Driving offences

Information about driving offences and their legal consequences.

A driving offence occurs when someone driving a vehicle, or someone in a vehicle, breaks a law. A driver includes a rider, for example a person riding a motorbike or bicycle.

For some driving offences, the driving needs to have taken place on a 'road or road related area'. A road or road related area is more than just a public road, it includes:

  • a public street
  • the area that divides a road
  • a footpath or nature strip next to a road
  • a public area designed for cyclists or animals
  • a public area that is not a road, but is open for the use of the public to drive, ride or park vehicles.

If you are not sure if your driving offence took place on a road or road related area, you should get legal advice.

If you commit a driving offence, you may be fined or charged. If you have received a fine, see Fines.

If you have been charged with a more serious driving offence, you might receive a CAN, and you will have to go to the Local Court.

Some of the more serious driving offences include:

  • negligent driving, occasioning death or grievous bodily harm
  • exceeding the speed limit by more than 30 km/hr over the limit
  • driving with the prescribed concentration of alcohol (PCA) in your blood or breath (including low range, mid range and high range)
  • driving under the influence of drugs or alcohol
  • refusing to undergo a breath test
  • driving while your licence is suspended or you are disqualified from driving.

If you are found guilty and convicted of a more serious driving offence, you may get heavy fines, lose your licence and be given a term of imprisonment. If you are charged with a serious driving offence, you should get legal advice.

You may be charged with a driving offence by:

  • NSW Police
  • Transport for NSW (TfNSW) (formerly known as Roads and Maritime Services or RMS)
  • a Local Council.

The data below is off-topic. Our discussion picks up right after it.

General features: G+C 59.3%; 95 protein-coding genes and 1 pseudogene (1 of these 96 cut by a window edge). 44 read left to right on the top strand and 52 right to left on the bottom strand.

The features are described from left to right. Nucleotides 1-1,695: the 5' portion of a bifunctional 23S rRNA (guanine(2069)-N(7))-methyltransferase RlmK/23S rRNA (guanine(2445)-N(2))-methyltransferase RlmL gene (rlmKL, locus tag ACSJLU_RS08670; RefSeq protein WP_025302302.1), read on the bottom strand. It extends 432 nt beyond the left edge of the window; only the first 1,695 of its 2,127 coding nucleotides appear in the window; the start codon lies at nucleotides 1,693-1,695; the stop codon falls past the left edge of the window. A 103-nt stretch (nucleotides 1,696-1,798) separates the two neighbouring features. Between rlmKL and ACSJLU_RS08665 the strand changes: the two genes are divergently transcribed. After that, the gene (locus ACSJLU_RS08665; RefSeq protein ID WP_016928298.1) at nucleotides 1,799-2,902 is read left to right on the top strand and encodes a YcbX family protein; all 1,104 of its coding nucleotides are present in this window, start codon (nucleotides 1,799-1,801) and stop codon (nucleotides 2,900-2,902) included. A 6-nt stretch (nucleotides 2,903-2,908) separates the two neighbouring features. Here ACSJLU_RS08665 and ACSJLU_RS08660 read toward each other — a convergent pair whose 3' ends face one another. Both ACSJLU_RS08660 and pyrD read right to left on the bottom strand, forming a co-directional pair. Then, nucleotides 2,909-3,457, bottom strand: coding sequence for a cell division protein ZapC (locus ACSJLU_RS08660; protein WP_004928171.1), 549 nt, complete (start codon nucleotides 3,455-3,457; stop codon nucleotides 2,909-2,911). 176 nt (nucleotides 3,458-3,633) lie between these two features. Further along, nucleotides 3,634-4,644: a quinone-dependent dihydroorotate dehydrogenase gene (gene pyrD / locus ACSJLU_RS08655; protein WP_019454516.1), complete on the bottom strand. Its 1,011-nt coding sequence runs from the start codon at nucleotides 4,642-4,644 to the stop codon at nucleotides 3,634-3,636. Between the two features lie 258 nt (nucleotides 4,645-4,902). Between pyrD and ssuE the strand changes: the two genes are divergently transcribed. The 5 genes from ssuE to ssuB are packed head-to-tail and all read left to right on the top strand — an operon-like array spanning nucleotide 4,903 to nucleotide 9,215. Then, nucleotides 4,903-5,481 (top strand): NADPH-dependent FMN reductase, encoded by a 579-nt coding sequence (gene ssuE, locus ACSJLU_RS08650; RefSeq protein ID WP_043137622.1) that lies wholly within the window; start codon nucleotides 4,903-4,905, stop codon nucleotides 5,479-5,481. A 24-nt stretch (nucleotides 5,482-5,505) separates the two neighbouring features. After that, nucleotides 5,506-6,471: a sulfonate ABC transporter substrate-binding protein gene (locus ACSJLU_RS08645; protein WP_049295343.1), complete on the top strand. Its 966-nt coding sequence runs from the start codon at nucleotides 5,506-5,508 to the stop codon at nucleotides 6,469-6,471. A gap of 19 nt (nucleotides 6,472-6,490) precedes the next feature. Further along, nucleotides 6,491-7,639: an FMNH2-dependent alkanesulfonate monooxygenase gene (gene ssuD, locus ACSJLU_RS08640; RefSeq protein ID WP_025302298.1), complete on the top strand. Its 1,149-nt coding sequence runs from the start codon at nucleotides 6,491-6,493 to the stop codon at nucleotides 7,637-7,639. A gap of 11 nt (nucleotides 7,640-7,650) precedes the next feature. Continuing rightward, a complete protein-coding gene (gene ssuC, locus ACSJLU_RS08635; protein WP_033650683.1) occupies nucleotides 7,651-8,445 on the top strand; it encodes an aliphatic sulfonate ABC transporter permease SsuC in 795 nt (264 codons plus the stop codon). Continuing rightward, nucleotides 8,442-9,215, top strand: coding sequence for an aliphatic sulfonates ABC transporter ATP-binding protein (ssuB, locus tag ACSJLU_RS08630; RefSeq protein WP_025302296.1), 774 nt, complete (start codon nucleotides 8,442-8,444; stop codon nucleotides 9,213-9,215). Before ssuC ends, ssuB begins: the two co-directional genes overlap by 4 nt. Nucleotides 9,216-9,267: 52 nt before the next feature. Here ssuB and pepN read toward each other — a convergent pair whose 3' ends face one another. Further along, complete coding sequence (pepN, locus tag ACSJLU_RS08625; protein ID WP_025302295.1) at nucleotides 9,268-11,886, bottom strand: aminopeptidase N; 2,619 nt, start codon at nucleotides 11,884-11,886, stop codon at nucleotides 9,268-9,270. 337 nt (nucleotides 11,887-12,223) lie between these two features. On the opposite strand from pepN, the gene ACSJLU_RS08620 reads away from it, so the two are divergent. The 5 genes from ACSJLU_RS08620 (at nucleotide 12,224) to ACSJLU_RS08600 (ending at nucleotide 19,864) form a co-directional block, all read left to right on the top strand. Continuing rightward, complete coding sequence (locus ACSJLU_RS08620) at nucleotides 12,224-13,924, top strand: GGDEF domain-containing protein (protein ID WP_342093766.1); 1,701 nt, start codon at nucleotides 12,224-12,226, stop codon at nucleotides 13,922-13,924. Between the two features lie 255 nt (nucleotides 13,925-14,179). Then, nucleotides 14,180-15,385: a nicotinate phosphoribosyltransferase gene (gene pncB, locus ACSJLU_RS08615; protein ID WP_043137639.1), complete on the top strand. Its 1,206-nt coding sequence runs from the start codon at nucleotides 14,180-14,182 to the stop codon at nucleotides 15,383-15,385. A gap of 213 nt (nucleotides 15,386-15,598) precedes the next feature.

TfNSW is often involved in camera offences (such as red light camera or speed camera) or heavy vehicle (truck and bus) offences.

The organisation who charges you will usually be the organisation that prosecutes the case. This means they will run the case against you when you go to court. If NSW Police charged you, a police prosecutor will usually represent the police. If TfNSW charged you, a TfNSW prosecutor will usually prosecute, however, sometimes they may ask the police or a private solicitor to appear for them in court.

The court deals with a driving offence as a criminal case. In criminal cases, the prosecutor must convince the magistrate that you committed the offence 'beyond a reasonable doubt'. This means that the magistrate must be sure that you:

  • did what the prosecution alleges you did and
  • have no lawful excuse or defence for doing so.

What the prosecutor has to prove depends on the offence and the evidence they have. Many driving offences are known as 'strict liability' offences. This means the prosecutor must prove that you committed the offence, but does not need to prove that you meant (intended) to break the law. For example, for a charge of mid range PCA, the police don't need to prove that you drove knowing you were intoxicated. They only have to show that:

  • you drove your car (or tried to), and
  • you had a blood alcohol concentration (BAC) of between 0.08 and 0.149.

A defence is an explanation or reason that suggests you should not be found guilty of a charge.

A defence may be:

  • a denial that you did what the prosecutor says you did. For example, for a charge of drive while disqualified, a defence would be that you did not drive, or that you were not disqualified from driving at the time.
  • that you have a legal excuse or justification for your actions.

Some common examples of a legal excuse or justification for your actions include:

  • accident - that the driving offence was the result of an accident and you didn't mean to do it.
  • reasonable efforts - that you did all that you could to avoid committing the offence.
  • honest and reasonable mistake of fact - that you mistakenly believed that you were not committing an offence.
  • necessity or duress - you had to drive because it was an emergency situation, or someone was forcing you.

Working out whether you have a defence to a driving charge can be very difficult. You should get legal advice about the circumstances of your case as soon as you can.

For more information about what happens after you are charged, see Responding to a charge.

For some serious driving offences, the police can suspend your licence on the spot. TfNSW can also suspend your licence for some serious driving offences, if you get too many demerit points or if you don't pay a fine.

For more information, see Losing your licence.

For some serious driving offences, the police can:

  • impound your vehicle, and/or
  • confiscate your number plates.

For more information, see Getting your car or number plates back.